The records from the 1880s and 1890s reflect the young institution's struggle to establish itself in the first years after its founding in 1881. In 1886-1887, it had to withstand a legal challenge to the validity of the Storrs brothers' gift to the state of the land on which the school was built. As this dispute was being settled, controversy was already brewing over the disposition of the state's federal land grant. Powerful agricultural interests in the state were dissatisfied with the use of being made of the federal finds by Yale's Sheffield Scientific School, which had been designated as Connecticut's land-grant institution after the passage of the first Morrill Act of 1862, and sought to have the funds transferred to the Storrs School. The celebrated “Yale vs. Storrs” controversy was ultimately resolved by the passage of Public Act 67 of 1893, which established Storrs Agricultural College and opened the way for the subsequent transfer of the land grant to Storrs. Yale replied by bringing a suit against the state. When the courts failed to decide the case conclusively, a commission was created which awarded damages to Yale for the loss of the federal monies and, in effect, confirmed the status of the S.A.C. as Connecticut 's land-grant college.
A succession of federal grants strengthened and broadened the mandates received by the state in the original land-grant legislation. The second Morrill Act of 1890 directed federal resources toward the “more complete endowment and support of the colleges for the benefit of agriculture and the mechanic arts” which were established under the act of 1862. Other legislation, such as the Smith-Lever Act of 1914, defined the work of the land-grant colleges in such areas as agricultural extension work. Summaries of this important legislation are contained in the publications “Federal Laws, Regulations, and Rulings Affecting Land-grant Colleges,” contained herein.
Having secured the claim to the federal grants, the college at Storrs still faced a protracted struggle to obtain adequate financial support from a recalcitrant state legislature. Records in this collection such as an essay by college trustee W. E. Simonds and the text of a legislative hearing in 1903 point up the difficulties experienced by Storrs Agricultural College and, from 1899, Connecticut Agricultural College, in its relations with the state during this formative period.
The passage of an act changing the name of Connecticut Agricultural College to Connecticut College in 1933 was a signal of the legislative support and public acceptance that the college had at last won by this time. Six years later the legislators voted to change its name again to the University of Connecticut, thus recognizing in law the growth achieved by the college during these years. The 1939 act represented the culmination of a long process, begun by the act of 1893, in which the small agricultural school became Connecticut 's state university.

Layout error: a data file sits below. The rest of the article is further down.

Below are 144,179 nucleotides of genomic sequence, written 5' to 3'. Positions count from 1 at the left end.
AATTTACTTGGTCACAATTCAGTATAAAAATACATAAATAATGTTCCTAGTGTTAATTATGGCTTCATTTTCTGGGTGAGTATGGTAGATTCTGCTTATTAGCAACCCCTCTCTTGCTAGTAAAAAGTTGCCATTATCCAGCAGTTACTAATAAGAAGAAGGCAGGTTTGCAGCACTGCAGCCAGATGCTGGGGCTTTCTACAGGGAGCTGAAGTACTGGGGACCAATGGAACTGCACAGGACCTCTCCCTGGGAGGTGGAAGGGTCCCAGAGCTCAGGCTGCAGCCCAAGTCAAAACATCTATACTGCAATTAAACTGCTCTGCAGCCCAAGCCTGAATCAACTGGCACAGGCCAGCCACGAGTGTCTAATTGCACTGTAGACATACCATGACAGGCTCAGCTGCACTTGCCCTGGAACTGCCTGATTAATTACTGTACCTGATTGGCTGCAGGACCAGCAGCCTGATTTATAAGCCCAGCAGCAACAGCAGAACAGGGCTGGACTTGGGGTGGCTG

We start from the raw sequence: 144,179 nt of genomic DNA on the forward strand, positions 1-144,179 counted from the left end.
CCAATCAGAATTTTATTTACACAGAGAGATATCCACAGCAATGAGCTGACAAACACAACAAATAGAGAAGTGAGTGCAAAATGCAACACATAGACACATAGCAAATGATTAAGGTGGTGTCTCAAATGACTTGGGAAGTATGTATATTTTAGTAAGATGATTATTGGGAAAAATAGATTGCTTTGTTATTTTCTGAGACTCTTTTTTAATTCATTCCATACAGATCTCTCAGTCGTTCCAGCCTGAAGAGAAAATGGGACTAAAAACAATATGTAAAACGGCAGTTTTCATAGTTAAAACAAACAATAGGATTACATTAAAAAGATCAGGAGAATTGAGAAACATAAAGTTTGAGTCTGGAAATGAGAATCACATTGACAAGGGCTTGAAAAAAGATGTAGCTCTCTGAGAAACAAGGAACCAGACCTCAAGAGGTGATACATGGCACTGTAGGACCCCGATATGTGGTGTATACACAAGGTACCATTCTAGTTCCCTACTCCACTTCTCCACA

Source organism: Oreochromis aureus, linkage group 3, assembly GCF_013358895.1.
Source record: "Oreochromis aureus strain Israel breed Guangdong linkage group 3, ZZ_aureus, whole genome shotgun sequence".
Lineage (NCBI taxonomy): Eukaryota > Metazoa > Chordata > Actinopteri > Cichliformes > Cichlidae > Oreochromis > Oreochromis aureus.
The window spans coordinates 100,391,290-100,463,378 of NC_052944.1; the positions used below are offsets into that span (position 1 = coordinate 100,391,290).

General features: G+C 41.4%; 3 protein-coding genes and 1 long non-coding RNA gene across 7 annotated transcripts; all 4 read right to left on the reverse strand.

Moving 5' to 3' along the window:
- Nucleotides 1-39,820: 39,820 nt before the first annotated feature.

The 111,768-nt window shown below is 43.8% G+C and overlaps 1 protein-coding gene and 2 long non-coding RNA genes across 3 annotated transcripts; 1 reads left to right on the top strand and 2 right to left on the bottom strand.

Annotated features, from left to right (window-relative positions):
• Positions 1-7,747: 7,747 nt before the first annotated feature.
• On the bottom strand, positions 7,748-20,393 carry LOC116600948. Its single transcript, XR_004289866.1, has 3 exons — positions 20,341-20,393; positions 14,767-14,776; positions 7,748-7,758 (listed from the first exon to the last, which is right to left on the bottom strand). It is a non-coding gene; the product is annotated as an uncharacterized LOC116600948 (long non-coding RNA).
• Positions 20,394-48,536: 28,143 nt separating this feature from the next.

Revisions of the state's general statutes in 1945 and in 1958 have further defined the legal status, functions, and authority of the University and its officers and staff.
From the guide to the University of Connecticut, Legal and Legislative Records., 1881-1982., (Archives & Special Collections at the Thomas J. Dodd Center .)
The University of Connecticut Health Center is a vibrant organization composed of the School of Medicine, School of Dental Medicine, John Dempsey Hospital, the UConn Medical Group and University Dentists. Founded in 1961, the Health Center pursues a mission of providing outstanding health care education in an environment of exemplary patient care, research and public service. The Health Center's main campus is situated on 162 acres of wooded hilltop in the beautiful, historic community of Farmington. From this vantage point, the skyline of Hartford, the capital of Connecticut, can be seen about eight miles to the east. The University's main campus is in Storrs, about 30 miles east of Hartford. With approximately 3,900 employees, the Health Center is Farmington's largest employer and an important contributor to the local and regional economy.
Health Care Services
Through John Dempsey Hospital (204 general acute care beds and 20 nursery beds), the Health Center provides specialized and routine inpatient and outpatient services. John Dempsey Hospital has long been regarded as the premier facility in the region for neonatal intensive care and high-risk maternity. It is also widely recognized for its comprehensive cardiovascular, cancer and musculoskeletal services. Additionally, John Dempsey Hospital is home to the only Emergency Department in Connecticut's fast-growing Farmington Valley.
In June 2004, John Dempsey Hospital was awarded a prestigious silver Connecticut Quality Improvement Award Innovation Prize for its volunteer staff support of American Red Cross blood drives. Since 1987, the Connecticut Quality Improvement Awards have recognized Connecticut organizations that excel in managing quality improvement for success and growth.
Also offered are a wide range of ambulatory and primary care services on the Health Center campus in Farmington and in physician offices conveniently located in West Hartford, Simsbury and East Hartford. The UConn Medical Group is the largest medical practice in Greater Hartford, offering patients access to health care services from more than 350 Health Center physicians in more than 50 specialties.